caress thee

19 examples (0.03 sec)
  • Thou art so pale, I hardly dare caress thee, Too brown my fingers show against the white. Cited from Last Poems, by Laurence Hope
  • Thy father loves thee; I caress thee: yet still thou art sad. Cited from History of the Negro Race, Vol 1, by George W. Williams
  • Bless them, then, whose eyes caress Thee, as only thou canst bless. Cited from A Channel Passage and Other Poems, by Algernon Charles Swinburne
  • If he caress thee, Curse thee or bless thee, Thou must draw near, From him the worth of thy works to hear. Cited from The Poems of Emma Lazarus, Volume II
  • When all is joy, Without alloy, Thine earthly friends caress thee. Cited from Town and Country, John S. Adams
  • I'll kiss thee and caress thee, As in the ancient day I kissed the Emperor Henry, Who long has passed away. Cited from German Classics of the 19th & 20th Centuries, Vol. VI, Ed. by Francke
  • "Oh, Diana, will you promise faithfully never to forget me, the friend of your youth, no matter what dearer friends may caress thee?" Cited from Anne of Green Gables, Lucy Maud Montgomery
  • Then let my winds caress thee Thy comrade let me be: Since nought beside can bless thee, Return -- and dwell with me. Cited from Poems by the Bronte Sisters [as Bell Brothers] B#5
  • I think not that thou wilt regret me, for thou art too joyous and fair, So many are keen to caress thee, thy passionate midnights to share. Cited from Last Poems, by Laurence Hope
  • Dearest, God bless thee, Fold and caress thee, Unto thy cradle may good fairies fly! Cited from Child Songs of Cheer, by Evaleen Stein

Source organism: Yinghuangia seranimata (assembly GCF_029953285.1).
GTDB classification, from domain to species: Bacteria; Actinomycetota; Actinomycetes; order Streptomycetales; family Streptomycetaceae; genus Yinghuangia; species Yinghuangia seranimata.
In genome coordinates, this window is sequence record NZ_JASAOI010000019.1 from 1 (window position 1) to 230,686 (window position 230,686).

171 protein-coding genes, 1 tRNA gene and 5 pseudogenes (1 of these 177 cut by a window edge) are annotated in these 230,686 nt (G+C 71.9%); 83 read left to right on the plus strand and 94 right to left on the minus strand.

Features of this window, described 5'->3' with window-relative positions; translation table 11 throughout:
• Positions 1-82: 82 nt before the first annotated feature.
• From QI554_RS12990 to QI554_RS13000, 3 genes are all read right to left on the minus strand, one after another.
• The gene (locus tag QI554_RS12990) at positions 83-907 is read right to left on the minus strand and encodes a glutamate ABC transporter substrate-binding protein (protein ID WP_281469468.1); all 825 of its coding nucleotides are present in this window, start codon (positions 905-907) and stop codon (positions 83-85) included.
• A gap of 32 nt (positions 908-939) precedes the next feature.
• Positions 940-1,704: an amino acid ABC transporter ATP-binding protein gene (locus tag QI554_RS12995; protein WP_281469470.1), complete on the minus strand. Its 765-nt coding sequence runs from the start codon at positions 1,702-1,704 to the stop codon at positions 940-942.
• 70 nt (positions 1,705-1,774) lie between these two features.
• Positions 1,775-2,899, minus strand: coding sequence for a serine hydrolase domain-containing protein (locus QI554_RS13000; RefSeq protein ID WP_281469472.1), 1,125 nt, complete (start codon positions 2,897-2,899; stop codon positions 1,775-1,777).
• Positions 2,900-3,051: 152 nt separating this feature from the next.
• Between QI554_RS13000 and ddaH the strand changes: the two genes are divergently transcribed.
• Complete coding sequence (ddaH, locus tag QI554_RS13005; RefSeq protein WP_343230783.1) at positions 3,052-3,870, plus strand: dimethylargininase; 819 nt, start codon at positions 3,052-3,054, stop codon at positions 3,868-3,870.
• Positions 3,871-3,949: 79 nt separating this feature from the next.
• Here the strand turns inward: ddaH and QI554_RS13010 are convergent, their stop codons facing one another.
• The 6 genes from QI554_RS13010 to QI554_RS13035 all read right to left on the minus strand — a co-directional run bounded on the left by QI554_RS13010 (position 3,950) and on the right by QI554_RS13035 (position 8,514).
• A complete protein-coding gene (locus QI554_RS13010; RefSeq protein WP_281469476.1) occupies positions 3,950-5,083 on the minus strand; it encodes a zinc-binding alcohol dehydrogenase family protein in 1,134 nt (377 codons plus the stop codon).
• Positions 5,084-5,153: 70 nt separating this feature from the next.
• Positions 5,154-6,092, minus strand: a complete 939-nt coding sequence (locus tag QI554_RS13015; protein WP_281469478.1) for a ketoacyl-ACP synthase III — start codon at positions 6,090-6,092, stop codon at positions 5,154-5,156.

• Come, for my heart in your absence is weary,-- Haste, for my spirit is sickened and dreary,-- Come to the arms which alone should caress thee. Cited from The World's Best Poetry, Volume 3, by Various
  • I see thy graceful babes caress thee, I mark thy wise, maternal care, And sadly do the words impress me, The magic words -- that thou art fair. Cited from Vignettes in Verse, by Matilda Betham
  • Like a rich harp-string, yearning to caress thee, And hear thy sweet "MY FATHER!" from these dumb And cold lips, Absalom! Cited from My Three Days In Gilead, by Elmer U. Hoenshel
  • Other arms may press thee, Dearer friends caress thee, All the joys that bless thee Sweeter far may be; But when friends are nearest, And when joys are dearest, O, then remember me! Cited from Ontario Readers: The High School Reader, 1886, by Ministry of Education
  • How was I wont to feel my pulses thrill Like a rich harp-string yearning to caress thee, And hear thy sweet 'my father!' from those dumb And cold lips, Absalom! Cited from Poems Teachers Ask For, Book Two, by Various
  • No more against my bosom press thee, Seek no more that my hands caress thee, Leave the sad lips thou hast known so well; If to my heart thou lean thine ear, There grieving thou shalt only hear Vain murmuring of an empty shell. Cited from Georgian Poetry 1920-22, by Various
  • How was I wont to feel my pulses thrill, Like a rich harp-string, yearning to caress thee, And hear thy sweet 'My father!' from those dumb And cold lips, Absalom! Cited from The American Union Speaker, by John D. Philbrick
  • I fear to bless thee, I hardly dare caress thee, Because I love thee with a love That overgrows my life; And as the time gets longer Its tender throbs grow stronger: My maiden troth but waits to be The fondness of the wife. Cited from Lippincott's Magazine, April, 1873, Vol. XI, No. 25, by Various
  • Bring thy little winsome graces And the sweets of glad embraces, Till the pleasures all are dancing Into mazy whirls entrancing; It may please the icy breast To despise thee and distress thee, But the burning hearts find rest When they bless thee and caress thee. Cited from Oklahoma and Other Poems, by Freeman A. Miller